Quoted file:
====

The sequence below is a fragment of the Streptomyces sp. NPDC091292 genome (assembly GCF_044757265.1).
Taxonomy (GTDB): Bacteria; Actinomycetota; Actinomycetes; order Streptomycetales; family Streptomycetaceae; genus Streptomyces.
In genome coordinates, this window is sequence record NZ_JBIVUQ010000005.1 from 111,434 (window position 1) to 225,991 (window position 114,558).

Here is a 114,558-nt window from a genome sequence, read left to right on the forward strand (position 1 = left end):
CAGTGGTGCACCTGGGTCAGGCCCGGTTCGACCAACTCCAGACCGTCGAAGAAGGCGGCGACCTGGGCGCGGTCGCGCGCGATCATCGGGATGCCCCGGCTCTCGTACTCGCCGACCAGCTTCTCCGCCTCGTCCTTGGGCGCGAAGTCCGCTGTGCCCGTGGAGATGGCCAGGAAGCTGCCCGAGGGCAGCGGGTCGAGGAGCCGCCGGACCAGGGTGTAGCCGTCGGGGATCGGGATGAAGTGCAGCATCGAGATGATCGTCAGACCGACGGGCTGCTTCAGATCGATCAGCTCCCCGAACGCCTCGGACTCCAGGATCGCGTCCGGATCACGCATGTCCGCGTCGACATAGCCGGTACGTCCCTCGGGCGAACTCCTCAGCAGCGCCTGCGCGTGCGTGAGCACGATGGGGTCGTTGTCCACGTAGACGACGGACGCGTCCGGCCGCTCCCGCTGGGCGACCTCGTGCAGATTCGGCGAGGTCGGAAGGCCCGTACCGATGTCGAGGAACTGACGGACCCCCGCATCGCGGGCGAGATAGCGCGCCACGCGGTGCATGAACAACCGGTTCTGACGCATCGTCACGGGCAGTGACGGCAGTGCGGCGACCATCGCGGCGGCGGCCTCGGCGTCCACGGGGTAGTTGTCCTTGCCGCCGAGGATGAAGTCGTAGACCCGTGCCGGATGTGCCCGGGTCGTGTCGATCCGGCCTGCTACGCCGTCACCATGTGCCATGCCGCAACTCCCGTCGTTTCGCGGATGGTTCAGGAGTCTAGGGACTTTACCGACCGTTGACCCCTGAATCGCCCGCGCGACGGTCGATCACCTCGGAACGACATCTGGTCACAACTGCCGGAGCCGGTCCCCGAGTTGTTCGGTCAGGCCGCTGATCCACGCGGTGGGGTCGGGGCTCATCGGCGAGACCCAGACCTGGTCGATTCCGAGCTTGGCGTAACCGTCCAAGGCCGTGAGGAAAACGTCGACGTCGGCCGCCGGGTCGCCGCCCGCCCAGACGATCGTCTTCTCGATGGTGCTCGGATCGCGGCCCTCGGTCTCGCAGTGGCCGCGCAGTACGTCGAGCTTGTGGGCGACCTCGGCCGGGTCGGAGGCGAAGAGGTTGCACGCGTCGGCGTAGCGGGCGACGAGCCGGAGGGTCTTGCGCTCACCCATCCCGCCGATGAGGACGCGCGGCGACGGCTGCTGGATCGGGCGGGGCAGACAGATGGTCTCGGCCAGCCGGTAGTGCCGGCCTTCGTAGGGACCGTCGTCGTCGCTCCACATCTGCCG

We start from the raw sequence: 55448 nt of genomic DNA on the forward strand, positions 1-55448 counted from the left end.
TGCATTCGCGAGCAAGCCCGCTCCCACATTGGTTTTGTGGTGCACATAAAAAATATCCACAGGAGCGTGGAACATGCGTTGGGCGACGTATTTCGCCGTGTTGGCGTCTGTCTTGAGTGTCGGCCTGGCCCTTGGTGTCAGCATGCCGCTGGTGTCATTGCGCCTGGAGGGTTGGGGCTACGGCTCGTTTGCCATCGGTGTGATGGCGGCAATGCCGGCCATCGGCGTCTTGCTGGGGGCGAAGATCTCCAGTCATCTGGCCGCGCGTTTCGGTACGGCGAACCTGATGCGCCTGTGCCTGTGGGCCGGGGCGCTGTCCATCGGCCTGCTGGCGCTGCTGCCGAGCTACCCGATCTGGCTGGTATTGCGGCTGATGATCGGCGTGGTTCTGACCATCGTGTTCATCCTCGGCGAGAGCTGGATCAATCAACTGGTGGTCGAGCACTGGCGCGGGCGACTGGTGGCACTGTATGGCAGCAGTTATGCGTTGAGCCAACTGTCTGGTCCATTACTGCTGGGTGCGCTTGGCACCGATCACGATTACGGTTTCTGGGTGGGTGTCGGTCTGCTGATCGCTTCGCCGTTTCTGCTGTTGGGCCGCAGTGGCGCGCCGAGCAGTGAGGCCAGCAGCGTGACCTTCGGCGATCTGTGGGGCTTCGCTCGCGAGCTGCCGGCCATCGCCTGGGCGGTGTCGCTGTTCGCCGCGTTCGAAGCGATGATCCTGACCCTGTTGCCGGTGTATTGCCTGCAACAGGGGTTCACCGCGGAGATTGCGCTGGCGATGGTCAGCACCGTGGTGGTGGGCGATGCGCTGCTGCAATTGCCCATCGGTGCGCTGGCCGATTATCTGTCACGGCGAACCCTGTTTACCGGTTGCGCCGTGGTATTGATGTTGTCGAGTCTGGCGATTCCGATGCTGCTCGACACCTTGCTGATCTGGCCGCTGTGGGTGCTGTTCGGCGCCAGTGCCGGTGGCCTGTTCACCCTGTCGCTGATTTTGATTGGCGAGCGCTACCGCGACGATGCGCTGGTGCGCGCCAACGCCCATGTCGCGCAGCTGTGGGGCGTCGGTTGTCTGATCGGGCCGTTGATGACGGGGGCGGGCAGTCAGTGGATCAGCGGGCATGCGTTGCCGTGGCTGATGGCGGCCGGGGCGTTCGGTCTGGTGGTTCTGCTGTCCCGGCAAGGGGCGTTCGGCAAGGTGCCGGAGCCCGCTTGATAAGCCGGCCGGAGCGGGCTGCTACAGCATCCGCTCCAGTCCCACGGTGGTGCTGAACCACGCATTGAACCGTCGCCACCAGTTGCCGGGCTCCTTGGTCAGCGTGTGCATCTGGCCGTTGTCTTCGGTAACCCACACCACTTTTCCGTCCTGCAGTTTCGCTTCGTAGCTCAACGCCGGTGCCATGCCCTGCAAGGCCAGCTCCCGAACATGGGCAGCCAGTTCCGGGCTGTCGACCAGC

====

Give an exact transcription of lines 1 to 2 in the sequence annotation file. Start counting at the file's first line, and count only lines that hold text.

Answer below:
The sequence below is a fragment of the Streptomyces sp. NPDC091292 genome (assembly GCF_044757265.1).
Taxonomy (GTDB): Bacteria; Actinomycetota; Actinomycetes; order Streptomycetales; family Streptomycetaceae; genus Streptomyces.